Compounding the issues posed by hotter machines is the technology that makes centralized computing more popular. For example, most higher-end Unix servers today can be divided into multiple "partitions," each with its own copy of the operating system. That feature makes it easier to replace numerous widely dispersed low-end servers with a single easy-to-manage large server, a trend called "server consolidation."

At the same time, special-purpose storage area networks (SANs) let administrators more easily use large, centralized storage systems instead of smaller ones attached to each server.

Rival manufacturers--and their customers--are increasingly looking at the overall cost of running systems, taking into account, for example, electricity charges as well as computer price tags, said Charles King of the Sageza Group analyst firm.

"To save money over time, you need to start looking at cooling costs, the cost of doing wiring maintenance, the cost of bringing a server online," King said. "IBM in particular has been really aggressive in the holistic view of the data center."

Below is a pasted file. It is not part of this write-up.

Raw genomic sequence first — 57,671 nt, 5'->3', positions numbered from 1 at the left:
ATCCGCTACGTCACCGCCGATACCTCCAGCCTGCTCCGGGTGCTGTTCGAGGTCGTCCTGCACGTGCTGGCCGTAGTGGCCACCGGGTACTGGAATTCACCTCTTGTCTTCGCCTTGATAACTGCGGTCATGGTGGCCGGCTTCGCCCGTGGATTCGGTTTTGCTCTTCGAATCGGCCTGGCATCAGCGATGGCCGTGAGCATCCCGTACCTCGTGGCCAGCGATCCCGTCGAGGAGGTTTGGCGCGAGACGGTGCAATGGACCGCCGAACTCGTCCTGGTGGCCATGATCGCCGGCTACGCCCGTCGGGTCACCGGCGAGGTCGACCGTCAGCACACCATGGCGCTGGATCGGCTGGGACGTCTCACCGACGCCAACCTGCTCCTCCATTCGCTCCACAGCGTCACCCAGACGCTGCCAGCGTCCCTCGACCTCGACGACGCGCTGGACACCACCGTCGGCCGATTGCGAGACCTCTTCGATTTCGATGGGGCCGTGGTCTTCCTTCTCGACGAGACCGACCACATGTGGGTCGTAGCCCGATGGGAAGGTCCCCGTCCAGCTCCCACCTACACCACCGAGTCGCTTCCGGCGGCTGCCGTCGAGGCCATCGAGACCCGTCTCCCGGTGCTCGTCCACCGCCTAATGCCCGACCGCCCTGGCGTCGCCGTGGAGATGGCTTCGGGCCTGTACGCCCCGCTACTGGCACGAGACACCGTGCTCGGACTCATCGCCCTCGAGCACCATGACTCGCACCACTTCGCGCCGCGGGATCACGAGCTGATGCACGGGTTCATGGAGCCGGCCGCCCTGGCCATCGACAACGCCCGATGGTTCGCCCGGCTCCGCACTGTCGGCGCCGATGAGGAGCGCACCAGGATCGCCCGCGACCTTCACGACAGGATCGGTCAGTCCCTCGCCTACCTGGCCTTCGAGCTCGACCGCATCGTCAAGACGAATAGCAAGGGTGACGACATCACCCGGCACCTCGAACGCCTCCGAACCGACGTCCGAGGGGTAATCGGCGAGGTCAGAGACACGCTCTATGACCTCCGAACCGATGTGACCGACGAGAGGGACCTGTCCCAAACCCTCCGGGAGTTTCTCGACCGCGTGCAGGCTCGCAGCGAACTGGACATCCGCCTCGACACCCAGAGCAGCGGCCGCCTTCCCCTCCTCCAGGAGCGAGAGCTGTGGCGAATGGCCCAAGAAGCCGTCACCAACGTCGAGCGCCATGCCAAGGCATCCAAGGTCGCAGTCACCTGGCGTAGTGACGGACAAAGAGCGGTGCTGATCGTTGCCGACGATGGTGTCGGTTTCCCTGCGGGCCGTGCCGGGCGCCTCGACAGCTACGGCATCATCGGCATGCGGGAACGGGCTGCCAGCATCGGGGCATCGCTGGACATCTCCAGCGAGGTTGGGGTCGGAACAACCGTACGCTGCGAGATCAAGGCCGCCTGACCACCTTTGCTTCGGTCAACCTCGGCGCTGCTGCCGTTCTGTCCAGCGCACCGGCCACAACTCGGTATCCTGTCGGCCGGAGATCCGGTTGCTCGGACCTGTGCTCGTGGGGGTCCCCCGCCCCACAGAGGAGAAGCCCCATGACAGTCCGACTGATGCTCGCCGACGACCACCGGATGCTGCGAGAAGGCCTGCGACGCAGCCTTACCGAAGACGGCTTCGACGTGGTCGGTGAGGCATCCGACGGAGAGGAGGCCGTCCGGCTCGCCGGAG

The liquid cooling solution
In the long run, adjusting air flow will only help so much with cooling data centers, and more radical changes will be required. The top contender is cooling with water, or some other liquid that's more efficient than air at absorbing heat from processors.

This means liquid-cooled systems, such as older IBM mainframes and Cray supercomputers, could experience a renaissance. IBM researchers working on a super-dense storage system called Collective Intelligent Bricks have begun advocating a return to liquid cooling.

"We are getting actually feedback from high-end customers who say--about water cooling--'What took you so long to get back to it?'" said IBM researcher Winfried Wilcke in an e-mail interview.

While IBM favors centralized water-cooling systems, HP's Donabedian believes smaller, more local cooling also is feasible. It's possible to liquid-cool individual processors or to spray processors with special fluids that can be collected after they cool a chip, then recycled.

"Probably within about five years you'll really begin to see liquid cooling hitting the market," Donabedian said. "All the computer manufacturers are going through their gyrations now, experimenting and trying to figure out the best way to go."